I just wonder what some of these listing agents are smoking, and feel bad for the homeowners trying to sell a home with this handicap of bad photography and clutter.  Of course, it’s entirely possible the agent recommended all the things my agent had and they just disagreed.  In which case, the home won’t sell for a long time, and it won’t be for the price they want.

The search…continued

Okay, so to back up for a moment, let’s consider the “what” since the what to a large degree will determine the where.  (Who’s on first.)  No, really.  What I want is the primary part of the search, for me.  And first and foremost, I want acreage.  At least three acres and preferably five or more.  After living in town for nearly eight months now, this has become even more apparent to me.

After selling my house in Sammamish I moved to a rental home on acreage in Carnation.  Five blissful acres, bordered on two sides by a wildlife preserve, and two mostly quiet neighbors (both also on five or more acres) on the other two sides.  THIS is what I wanted when I left my one acre in Sammamish.  Elbow room and quiet, without feeling like your every move can be monitored by a nosy neighbor.  Room for the dogs to wander, for Farley to do his bird dog thing, and for all of us to settle in the quietude we needed after four stressful months of real estate frenzy.  Then, after eight months, real estate intervened again.  My landlord needed to put the home on the market and we moved into town.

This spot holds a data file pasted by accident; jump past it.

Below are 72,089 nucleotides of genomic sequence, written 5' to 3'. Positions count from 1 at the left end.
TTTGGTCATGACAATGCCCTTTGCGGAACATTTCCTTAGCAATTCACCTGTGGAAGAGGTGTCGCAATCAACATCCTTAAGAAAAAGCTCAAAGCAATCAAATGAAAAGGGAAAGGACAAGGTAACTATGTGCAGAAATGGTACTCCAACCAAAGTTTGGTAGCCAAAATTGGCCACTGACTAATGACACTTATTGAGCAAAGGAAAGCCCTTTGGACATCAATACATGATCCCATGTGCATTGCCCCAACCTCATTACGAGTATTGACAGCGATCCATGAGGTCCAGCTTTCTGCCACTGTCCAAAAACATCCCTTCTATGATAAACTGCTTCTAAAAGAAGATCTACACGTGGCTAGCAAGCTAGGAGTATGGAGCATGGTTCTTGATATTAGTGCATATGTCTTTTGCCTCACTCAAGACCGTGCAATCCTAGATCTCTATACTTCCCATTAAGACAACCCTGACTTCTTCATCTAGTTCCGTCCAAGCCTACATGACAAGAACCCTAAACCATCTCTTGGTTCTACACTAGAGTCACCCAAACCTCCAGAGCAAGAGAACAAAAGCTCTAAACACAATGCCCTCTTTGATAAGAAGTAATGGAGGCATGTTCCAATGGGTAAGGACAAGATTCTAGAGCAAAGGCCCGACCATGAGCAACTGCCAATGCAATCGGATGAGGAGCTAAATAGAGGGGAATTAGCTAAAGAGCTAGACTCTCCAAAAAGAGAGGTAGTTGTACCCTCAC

At first living downtown in a small town was a fun novelty.  I hadn’t lived in a real neighborhood for over 25 years.  I could (and do) walk to the library, to the post office (this is a necessity, since they don’t deliver mail to this address — it seems the house is too close to the post office to warrant that service), to local shopping and restaurants, and to the large county park along the river.  This is hugely convenient, and during the December snowstorms, a great benefit.  But with the closeness and convenience comes, well, the closeness.  It’s a small town, so it’s not like there’s tons of traffic, but there is constant activity.  Foot traffic and vehicle traffic (especially motorcycles, big trucks and bicycles) make the dogs a little crazy.  Well, Farley anyway.  He’s easily stimulated, and can be an absolute idiot when outside and there’s activity on three sides of the house.